• It is important for anyone reviewing a course to not just look at content, but to review the entire learning experience including the delivery medium.
  • If they themselves are not willing to participate online how can they expect, or request, our audience to participate.
  • Online courses are very often non-linear. Thus, do not fit in a printed, linear format.
  • Courses are interactive. They may contain anything from simple rollovers to complex games or simulations. Interactivity does not translate to a printed page.
  • Once printed it is occasionally handed around for others to review without the designer’s knowledge. This can result in not being able to identify the origins of edits, if needed. It can also result in draft content mistakenly being distributed to the end user. This can all be prevented by setting appropriate access in an LMS.
  • Depending on the authoring tools used, it can be time consuming to print a course. For example, a course that contains many interactive Flash elements will require many screenshots to be taken. Time is better spent on on design and development.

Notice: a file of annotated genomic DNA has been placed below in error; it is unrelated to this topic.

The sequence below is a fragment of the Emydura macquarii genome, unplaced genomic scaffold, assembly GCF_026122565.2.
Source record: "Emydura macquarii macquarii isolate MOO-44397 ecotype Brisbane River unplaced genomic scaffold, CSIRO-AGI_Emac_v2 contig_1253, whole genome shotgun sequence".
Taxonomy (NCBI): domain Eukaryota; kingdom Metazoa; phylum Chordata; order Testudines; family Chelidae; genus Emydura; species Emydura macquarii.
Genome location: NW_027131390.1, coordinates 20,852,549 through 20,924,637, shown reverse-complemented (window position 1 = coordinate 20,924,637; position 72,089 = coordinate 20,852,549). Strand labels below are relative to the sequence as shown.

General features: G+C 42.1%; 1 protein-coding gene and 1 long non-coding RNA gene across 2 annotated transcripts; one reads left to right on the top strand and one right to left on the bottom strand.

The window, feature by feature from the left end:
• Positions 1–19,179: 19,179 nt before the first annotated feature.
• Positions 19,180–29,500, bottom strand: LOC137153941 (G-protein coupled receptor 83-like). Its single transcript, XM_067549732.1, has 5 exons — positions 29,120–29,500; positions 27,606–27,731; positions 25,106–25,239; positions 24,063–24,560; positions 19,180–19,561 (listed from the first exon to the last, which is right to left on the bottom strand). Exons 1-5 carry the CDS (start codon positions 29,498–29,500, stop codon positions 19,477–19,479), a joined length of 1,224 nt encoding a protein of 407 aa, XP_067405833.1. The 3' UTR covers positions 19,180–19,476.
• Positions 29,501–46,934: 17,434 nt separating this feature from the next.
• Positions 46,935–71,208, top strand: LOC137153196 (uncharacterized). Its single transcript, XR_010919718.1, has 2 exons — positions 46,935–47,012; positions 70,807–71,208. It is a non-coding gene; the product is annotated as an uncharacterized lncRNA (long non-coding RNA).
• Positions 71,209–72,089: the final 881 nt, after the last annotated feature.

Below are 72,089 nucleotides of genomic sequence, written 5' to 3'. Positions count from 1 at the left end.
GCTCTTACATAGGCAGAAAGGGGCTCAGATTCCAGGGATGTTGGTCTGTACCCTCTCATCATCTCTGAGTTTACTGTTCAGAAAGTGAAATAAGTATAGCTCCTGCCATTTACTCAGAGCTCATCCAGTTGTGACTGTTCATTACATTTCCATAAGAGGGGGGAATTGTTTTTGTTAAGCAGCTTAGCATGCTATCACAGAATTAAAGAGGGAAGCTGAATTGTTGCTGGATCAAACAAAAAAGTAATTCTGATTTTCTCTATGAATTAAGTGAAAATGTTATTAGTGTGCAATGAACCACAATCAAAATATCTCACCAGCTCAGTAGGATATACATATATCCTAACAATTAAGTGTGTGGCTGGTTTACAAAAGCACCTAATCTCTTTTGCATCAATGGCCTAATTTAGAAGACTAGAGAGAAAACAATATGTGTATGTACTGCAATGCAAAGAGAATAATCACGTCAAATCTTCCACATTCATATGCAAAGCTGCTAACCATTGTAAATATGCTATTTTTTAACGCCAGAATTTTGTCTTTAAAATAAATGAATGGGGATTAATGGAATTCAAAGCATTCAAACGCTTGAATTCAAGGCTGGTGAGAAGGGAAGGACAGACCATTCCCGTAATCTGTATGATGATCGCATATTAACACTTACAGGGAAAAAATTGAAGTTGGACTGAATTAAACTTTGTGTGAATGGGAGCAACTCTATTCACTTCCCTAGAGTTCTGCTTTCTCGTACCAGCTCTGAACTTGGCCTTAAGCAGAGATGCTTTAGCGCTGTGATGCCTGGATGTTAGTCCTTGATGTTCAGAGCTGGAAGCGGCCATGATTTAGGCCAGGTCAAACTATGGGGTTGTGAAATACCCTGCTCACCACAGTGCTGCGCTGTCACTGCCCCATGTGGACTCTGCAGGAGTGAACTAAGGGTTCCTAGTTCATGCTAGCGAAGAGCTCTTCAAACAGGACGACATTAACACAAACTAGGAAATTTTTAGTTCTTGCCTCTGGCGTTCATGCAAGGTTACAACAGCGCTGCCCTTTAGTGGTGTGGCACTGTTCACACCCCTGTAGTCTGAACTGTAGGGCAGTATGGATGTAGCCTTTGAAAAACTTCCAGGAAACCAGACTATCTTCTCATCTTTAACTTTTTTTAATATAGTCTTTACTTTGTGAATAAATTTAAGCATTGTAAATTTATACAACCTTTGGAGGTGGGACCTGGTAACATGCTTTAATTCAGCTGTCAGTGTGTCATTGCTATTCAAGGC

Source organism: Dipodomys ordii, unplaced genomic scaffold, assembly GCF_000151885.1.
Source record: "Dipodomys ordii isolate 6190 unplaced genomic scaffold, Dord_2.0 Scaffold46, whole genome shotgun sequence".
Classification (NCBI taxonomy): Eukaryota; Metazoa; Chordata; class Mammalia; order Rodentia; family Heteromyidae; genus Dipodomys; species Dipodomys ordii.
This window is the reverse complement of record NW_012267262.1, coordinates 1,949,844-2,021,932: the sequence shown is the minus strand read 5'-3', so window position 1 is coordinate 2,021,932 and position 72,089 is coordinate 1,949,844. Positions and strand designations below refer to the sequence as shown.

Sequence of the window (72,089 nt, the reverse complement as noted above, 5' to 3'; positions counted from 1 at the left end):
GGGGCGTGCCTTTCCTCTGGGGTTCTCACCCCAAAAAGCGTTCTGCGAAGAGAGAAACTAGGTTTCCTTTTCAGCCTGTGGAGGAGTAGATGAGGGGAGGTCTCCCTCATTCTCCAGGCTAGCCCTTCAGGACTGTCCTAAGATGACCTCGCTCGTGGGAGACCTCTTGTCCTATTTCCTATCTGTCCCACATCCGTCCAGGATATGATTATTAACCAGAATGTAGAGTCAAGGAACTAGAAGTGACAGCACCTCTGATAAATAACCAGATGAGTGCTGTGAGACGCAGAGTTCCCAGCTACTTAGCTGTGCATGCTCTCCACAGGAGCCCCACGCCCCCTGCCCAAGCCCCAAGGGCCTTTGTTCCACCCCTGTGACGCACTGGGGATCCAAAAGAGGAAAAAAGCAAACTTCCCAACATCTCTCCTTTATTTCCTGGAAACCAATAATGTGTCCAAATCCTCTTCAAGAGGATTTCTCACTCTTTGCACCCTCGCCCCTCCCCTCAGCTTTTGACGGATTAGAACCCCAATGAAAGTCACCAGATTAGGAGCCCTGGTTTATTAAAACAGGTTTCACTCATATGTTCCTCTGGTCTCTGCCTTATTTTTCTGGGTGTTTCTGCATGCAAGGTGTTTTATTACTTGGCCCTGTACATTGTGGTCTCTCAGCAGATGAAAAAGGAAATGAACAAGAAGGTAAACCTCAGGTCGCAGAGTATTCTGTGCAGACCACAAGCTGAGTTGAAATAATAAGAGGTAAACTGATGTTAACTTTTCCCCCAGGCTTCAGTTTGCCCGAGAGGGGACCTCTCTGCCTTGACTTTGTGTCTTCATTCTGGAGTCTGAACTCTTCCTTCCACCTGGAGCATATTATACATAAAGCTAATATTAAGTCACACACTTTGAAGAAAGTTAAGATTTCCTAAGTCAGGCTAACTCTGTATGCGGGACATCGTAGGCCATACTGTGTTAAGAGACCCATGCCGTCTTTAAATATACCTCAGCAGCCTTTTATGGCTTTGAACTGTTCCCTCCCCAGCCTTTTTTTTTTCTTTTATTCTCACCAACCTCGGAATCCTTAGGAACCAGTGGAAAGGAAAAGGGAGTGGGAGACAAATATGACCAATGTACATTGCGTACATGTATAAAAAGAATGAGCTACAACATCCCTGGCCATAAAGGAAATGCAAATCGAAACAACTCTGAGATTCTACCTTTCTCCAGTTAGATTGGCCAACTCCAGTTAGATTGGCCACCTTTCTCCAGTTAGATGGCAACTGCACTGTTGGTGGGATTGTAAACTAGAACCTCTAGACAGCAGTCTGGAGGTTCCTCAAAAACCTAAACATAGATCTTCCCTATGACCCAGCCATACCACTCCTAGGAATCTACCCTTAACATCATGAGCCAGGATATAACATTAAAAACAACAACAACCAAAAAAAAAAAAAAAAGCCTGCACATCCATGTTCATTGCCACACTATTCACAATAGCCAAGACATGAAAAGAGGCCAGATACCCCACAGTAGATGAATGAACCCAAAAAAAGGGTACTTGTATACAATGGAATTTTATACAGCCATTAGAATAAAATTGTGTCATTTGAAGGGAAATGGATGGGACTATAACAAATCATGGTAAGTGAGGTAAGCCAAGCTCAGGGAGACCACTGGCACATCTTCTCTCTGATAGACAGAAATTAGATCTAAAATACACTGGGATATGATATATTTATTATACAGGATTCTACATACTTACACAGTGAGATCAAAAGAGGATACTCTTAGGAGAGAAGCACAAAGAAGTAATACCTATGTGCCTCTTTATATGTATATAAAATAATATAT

• It is more environmentally friendly to review online. As a fellow e-learning designer said to me recently, “I killed many trees with “WBT to be printed out” for SMEs, higher ups, etc.”

The reality is people reviewing courses are going to push for a printed version and sometimes the only way to get them to review it will be to comply. However, I am not going to comply without at least explaining the importance of an online review. In the end, even if I send them a printed version, or screenshots, I always supply easy access to the online course along with several reminders of how important it is to also review it online.

Want to Learn More About Beta Testing?

Benjamin Martin has published Beta Testing an Online Course in Learning Solutions Magazine. It details his approach to beta testing online courses and provides practical advice for what is a very important stage of e-learning development. If you are creating e-learning, then you are probably involved in beta testing and will find this article helpful. If you are not beta testing your courses, then you should be and this article can help you get started.

You will need to subscribe to Learning Solutions Magazine or have a membership to the e-Learning Guild to read the article in its entirety. However, associate membership is free and in my opinion an absolute must for anyone in the e-learning field.

you have to fight for the right TO BE ENGAGING

I just read a comment on a blog where a someone was very frustrated by bland, unengaging page turners. It got me thinking. How do you get a an organization out of the rut of making page turners and to start creating more engaging and effective courses? Here are my first thoughts:

  • Put on your instructional designer hat and do everything you can to educate all involved (SMEs, clients, managers, and audience too) on what effective e-learning is and how all involved can benefit from it.